Health & Health Care Policy Research

Pardee RAND students contribute to RAND’s portfolio of research on health and health care in the U.S. and around the globe. Students have contributed to numerous projects on the effects of health care reform, assessing health care quality, and understanding the costs of illness and disability, particularly in the areas of mental health and addiction. RAND also contributes to a growing body of work related to health in military service members and veterans, especially related to post-traumatic stress disorder and traumatic brain injury. Pardee RAND students are contributing to an increasing number of projects related to global health and development, complementary and alternative medicine, diet/exercise and obesity, and care for aging populations.

Student-Faculty Research Collaborations

Through project-based research, students work with faculty mentors to obtain professional skills and tacit knowledge that courses alone cannot convey. Here are a few recent projects and their resulting research.

Government health workers administering blood tests for the Ebola virus in Kenema, Sierra Leone, June 2014

Ebola Outbreak Spurs Student-Faculty Research

Bill Gelfeld, Yemi Okunogbe, Shira Efron, and Meg Chamberlin worked with professor Melinda Moore on a series of papers on mitigating the impact of Ebola in potential hot zones, assessing public health options, and applying lessons learned in public health emergencies.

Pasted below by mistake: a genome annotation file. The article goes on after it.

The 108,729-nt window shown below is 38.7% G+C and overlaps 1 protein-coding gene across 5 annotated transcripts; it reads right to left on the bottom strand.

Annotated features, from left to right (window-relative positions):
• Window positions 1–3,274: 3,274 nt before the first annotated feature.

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Primary care physician talking to a patient

Assessing Options for Care in Rural Washington

Simon Hollands and Xiaoyu Nie worked with professors Grant Martsolf, Chapin White, and Hao Yu to examine the potential workforce effects of several policy options to address a perceived shortage of primary care physicians in rural Washington State.

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Girl playing hopscotch, seen from above

Examining Potential Reforms to the U.S. Child Welfare System

Ifeanyi Edochie and Lauren Davis, working with professor Jeanne Ringel, showed that the United States could improve long-term outcomes and reduce child welfare system costs by $12.3 billion by striking a better balance between programs to prevent child maltreatment and those that offer services for kids who have already suffered from abuse.

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Soldier reunited with his daughter on a sunny day

Assessing the Needs of Massachusetts' Veterans

As part of the overarching Massachusetts Veterans project, student Erin Duffy (cohort '15) worked with professor Terri Tanielian and other researchers to assess the needs of the state's veterans to help inform investments in health care services and guide efforts to remedy barriers to access.

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Faculty Mentors

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